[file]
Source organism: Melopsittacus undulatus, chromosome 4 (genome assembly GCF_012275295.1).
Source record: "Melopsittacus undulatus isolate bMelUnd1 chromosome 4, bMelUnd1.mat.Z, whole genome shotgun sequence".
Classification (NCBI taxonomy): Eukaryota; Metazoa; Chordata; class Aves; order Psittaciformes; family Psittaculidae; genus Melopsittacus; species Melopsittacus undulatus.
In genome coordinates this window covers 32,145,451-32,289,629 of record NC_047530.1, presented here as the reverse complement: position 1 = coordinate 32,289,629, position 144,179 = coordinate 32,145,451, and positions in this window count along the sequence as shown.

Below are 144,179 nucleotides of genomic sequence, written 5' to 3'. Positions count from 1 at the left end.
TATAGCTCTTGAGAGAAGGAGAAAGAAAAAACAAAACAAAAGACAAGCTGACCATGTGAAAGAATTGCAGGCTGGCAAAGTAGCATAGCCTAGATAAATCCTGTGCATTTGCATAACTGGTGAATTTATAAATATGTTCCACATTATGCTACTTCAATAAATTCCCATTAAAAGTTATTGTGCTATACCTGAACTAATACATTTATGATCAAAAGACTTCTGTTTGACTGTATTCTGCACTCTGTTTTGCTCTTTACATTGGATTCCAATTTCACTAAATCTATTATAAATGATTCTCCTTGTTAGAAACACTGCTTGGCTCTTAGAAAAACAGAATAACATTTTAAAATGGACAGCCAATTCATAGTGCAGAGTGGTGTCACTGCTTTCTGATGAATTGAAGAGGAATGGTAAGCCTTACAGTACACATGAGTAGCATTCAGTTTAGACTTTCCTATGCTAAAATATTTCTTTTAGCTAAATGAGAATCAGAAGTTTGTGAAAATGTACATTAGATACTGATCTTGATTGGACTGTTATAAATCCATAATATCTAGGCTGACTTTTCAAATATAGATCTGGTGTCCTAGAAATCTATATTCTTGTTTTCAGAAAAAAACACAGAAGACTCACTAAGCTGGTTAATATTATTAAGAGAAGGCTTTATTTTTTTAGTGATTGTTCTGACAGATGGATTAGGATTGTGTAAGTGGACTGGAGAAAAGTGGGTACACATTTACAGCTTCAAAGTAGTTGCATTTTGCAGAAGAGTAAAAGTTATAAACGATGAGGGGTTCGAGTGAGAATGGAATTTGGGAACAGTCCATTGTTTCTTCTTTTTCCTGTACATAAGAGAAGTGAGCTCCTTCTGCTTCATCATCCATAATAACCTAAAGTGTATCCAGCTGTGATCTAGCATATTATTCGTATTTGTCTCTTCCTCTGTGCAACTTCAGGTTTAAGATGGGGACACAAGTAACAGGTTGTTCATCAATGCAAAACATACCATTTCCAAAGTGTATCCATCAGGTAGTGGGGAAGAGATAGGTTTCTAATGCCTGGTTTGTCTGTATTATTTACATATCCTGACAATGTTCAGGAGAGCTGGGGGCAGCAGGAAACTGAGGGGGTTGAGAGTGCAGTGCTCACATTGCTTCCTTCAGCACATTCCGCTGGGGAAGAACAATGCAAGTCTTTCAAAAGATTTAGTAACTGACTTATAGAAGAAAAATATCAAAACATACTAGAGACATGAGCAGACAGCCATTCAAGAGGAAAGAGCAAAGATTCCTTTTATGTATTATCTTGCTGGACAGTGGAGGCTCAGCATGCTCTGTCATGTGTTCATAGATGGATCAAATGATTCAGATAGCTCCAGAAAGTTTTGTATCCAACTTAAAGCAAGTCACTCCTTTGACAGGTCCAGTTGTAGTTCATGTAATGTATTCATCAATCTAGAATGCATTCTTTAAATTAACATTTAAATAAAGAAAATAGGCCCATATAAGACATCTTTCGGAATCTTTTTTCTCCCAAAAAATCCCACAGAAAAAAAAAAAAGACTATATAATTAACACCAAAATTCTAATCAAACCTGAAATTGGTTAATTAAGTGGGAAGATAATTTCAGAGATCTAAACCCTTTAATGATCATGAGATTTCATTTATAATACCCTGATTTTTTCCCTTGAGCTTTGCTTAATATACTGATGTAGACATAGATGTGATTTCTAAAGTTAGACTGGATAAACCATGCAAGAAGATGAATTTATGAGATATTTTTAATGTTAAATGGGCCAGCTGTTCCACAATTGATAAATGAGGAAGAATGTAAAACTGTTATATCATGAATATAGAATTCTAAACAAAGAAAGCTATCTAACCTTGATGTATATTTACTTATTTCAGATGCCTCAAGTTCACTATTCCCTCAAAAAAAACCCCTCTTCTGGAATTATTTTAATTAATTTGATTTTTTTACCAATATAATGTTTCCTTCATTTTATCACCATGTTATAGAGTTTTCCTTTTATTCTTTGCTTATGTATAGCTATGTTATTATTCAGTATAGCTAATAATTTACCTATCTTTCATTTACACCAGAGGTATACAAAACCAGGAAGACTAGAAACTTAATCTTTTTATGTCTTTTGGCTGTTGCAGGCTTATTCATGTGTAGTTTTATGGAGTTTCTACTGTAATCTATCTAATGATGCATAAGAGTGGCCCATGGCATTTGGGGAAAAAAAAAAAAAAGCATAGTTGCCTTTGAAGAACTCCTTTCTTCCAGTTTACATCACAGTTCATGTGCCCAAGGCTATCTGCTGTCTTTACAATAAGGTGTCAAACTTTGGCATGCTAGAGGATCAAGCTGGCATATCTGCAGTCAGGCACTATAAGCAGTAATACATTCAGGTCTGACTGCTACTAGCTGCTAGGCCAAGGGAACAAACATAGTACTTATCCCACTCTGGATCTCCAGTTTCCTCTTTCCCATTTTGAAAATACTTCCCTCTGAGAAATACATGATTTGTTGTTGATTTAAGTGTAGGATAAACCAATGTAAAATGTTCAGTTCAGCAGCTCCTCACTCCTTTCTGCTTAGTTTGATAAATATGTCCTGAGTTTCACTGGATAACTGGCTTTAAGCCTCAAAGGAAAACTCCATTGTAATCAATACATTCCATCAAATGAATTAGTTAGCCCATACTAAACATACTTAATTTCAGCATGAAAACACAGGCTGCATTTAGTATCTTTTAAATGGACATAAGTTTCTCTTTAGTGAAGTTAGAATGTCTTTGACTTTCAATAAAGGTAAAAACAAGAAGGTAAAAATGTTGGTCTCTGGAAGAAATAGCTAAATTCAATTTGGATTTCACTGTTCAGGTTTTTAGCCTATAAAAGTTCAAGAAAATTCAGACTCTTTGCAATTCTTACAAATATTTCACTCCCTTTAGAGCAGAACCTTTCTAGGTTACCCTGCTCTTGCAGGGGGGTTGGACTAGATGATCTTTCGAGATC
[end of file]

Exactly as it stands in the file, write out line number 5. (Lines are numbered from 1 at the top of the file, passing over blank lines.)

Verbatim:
Below are 144,179 nucleotides of genomic sequence, written 5' to 3'. Positions count from 1 at the left end.